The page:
Plans to Repeal Obamacare Continue

Congress Republicans Take Steps to Repeal Affordable Care Act

Republicans in Congress have advanced plans to repeal the Affordable Care Act, otherwise known as “Obamacare,” through  budgetary resolutions passed on Jan. 12 and 13.

Thirteen of California’s Republican representatives voted in favor of a resolution to repeal parts of the Affordable Care Act. Of the thirteen, four are based in Orange County: Ken Calvert (R-42), Mimi Walters (R-45), Dana Rohrabacher (R-48) and Darrell Issa (R-49). The only California Republican in the House not to vote in favor of the repeal was Tom McClintock. (R-4).

McClintock was one of nine Republicans in the House of Representatives that voted with Democrats against the measure, though the nine had varying reasons for voting against the resolution. Pennsylvania representative Charlie Dent rejected the resolution because he believed the that there was no clear plan to replace the ACA yet. Michigan representative Justin Amash rejected the resolution over concerns about government spending, as the resolution was a part of the broader budget guidelines for this fiscal year. Like Amash, Kentucky Senator Rand Paul voted against the resolution over spending concerns.

Still, by a vote of 51-48 in the Senate and 227-198 in the House of Representatives, both chambers of Congress passed budget resolutions that set the stage for large portions of the Affordable Care Act to be removed through a process known as “budget reconciliation.”

Budget reconciliation allows Congress to remove parts of the ACA that relate to government spending or taxation. This effectively ended portions of the Affordable Care Act, but not all of it.  

This initial process does not repeal the portion of the act which prevents companies from denying coverage to people with pre-existing conditions, or the portion that allows young people to remain on their parents’ insurance plans until the age of 26. Removing provisions like those would require that the Affordable Care Act be fully repealed by a vote.

A full repeal and replacement of the Affordable Care Act unrelated to the budget would require 60 votes in the Senate, meaning that Republicans would need to seek the support of some Democrats in the Senate given that Republicans only have a 52-seat majority.

The major issues facing Republicans now are the timing of a repeal and what a possible replacement would look like. The actual process of repealing could take weeks or months, while the implementation of a new plan could begin as early as next year, depending on how the repeal is written. Changes are unlikely to take effect this year because contracts have already been signed and regulations set in place.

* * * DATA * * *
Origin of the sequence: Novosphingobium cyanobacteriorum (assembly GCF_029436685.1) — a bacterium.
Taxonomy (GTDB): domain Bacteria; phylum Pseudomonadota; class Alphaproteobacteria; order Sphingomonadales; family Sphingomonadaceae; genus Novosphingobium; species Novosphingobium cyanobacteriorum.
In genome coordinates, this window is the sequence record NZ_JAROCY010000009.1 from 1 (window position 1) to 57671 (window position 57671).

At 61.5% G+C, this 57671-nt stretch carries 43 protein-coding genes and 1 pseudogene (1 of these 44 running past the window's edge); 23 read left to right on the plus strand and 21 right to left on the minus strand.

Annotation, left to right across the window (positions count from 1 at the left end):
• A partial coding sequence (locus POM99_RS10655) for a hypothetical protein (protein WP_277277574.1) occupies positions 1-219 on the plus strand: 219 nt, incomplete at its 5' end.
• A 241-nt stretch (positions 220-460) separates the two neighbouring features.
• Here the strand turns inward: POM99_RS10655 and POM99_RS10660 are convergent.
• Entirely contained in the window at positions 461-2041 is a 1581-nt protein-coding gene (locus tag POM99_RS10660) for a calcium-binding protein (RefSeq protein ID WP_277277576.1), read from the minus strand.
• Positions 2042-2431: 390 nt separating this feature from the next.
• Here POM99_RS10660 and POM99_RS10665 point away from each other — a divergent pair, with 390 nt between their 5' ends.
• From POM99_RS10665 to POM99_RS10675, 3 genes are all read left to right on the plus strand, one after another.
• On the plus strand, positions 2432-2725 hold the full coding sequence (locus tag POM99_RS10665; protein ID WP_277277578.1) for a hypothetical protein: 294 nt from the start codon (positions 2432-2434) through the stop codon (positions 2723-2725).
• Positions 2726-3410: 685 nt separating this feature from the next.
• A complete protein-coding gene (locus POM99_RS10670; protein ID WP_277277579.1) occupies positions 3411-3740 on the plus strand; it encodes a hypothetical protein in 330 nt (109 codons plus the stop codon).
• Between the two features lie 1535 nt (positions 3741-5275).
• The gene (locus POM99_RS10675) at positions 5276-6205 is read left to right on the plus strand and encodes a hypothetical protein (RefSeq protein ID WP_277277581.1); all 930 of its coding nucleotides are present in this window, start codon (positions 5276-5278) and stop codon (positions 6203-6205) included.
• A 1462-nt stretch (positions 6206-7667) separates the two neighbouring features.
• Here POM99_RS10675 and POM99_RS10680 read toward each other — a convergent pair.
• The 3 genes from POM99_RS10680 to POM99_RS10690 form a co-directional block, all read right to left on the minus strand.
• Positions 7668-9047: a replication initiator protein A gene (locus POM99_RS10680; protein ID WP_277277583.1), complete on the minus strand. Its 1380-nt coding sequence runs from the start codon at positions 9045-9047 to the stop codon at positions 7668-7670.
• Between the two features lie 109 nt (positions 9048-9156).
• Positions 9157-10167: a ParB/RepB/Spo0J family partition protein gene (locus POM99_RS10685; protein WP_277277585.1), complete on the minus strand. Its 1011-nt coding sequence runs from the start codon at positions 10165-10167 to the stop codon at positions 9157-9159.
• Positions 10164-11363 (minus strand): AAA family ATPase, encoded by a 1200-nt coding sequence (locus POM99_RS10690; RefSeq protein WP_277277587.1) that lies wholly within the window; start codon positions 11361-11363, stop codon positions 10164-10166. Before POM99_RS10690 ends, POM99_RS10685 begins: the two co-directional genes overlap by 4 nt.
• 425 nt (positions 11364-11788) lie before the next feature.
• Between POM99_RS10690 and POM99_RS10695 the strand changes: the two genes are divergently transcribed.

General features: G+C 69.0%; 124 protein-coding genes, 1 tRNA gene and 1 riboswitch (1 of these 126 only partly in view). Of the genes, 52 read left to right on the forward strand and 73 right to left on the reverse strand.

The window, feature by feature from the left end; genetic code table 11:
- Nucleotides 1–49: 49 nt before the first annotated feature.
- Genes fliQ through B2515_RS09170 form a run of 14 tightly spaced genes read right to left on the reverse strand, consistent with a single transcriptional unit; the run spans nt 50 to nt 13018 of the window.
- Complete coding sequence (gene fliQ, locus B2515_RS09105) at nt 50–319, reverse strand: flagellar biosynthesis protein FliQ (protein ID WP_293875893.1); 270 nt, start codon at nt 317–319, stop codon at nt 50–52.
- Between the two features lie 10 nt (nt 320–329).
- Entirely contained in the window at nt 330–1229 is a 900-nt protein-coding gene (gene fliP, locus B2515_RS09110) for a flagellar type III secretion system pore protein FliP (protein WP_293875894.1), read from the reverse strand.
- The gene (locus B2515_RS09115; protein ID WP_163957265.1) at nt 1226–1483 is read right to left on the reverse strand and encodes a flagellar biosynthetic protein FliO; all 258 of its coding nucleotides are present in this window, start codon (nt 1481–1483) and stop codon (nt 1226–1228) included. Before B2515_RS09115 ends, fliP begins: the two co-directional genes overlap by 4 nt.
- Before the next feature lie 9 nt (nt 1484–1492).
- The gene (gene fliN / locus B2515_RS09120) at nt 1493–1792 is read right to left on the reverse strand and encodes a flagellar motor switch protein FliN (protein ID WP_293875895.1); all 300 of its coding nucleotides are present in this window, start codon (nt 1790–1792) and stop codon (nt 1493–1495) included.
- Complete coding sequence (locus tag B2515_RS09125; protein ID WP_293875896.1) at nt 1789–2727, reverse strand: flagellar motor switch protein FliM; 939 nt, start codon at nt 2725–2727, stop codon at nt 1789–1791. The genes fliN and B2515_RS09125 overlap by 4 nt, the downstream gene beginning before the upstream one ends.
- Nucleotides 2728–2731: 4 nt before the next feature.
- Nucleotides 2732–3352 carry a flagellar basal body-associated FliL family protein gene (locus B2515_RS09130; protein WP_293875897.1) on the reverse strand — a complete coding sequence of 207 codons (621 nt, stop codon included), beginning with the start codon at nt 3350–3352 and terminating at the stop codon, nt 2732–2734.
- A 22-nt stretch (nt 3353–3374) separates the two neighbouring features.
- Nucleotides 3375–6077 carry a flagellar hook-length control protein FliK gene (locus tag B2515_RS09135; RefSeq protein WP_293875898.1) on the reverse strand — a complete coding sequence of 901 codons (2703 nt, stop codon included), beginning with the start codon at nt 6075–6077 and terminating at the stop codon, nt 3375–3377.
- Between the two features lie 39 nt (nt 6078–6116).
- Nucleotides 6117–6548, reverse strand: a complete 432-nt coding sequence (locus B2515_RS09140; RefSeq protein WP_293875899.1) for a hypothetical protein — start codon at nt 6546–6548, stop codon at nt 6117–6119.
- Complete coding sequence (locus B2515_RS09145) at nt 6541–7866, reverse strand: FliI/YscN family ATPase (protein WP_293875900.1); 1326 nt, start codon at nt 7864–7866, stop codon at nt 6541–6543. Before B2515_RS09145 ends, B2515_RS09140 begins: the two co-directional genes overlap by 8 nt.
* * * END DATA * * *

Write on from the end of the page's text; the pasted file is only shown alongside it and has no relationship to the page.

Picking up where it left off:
As of now, what the replacement of the Affordable Care Act would be, if it is removed, is unclear. Several different Republican lawmakers have put forward different plans and remain divided.

How Changes Might Affect Californians

According to a set of studies from the UC Berkeley Center for Labor Research and Education and the UCLA Center for Health Policy Research, millions of Californians would lose coverage and hundreds of thousands of jobs would be lost if the ACA is repealed.

Under the ACA, the rate of uninsured persons in California halved from 6.5 million in 2013 to 3.3 million in 2015. The two main reasons for the decline were the expansion of Medi-Cal and federal subsidies for people purchasing their own private insurance through Covered California, the state health marketplace.

Up to 3.7 million people insured in California’s Medicaid expansion and a further 1.2 million Californians receiving subsidies to buy affordable health insurance could potentially lose access to affordable coverage if the ACA is repealed.

“Fallout from Republican changes to the health care system could be even more harmful if the administration changes the way Medi-Cal benefits are calculated or if coverage features are reduced,” said Miranda Dietz, researcher at the UC Berkeley Labor Center and lead author of the study.

Young adults, low-income families and part-time workers stand to lose the most. Additionally, people of color made up 71 percent of those insured in the Medi-Cal expansion. Many of those people self-identified as Latino.

Under the Affordable Care Act, Orange County’s uninsured rate fell from 16.2 percent in 2013 to 8.7 percent in 2016. The approximately 230,000 residents who have gained coverage could lose it.

Another study from UC Berkeley estimates a “$20.5 billion annual loss in funding for Medi-Cal expansion and federal subsidies, $1.5 billion lost in state and local tax revenue, and 209,000 lost jobs, primarily in the healthcare industry,” in California if the ACA is repealed without an adequate replacement.

Many details of the repeal and replacement of the Affordable Care Act remain undetermined, and the effects are difficult to predict until concrete proposals are made.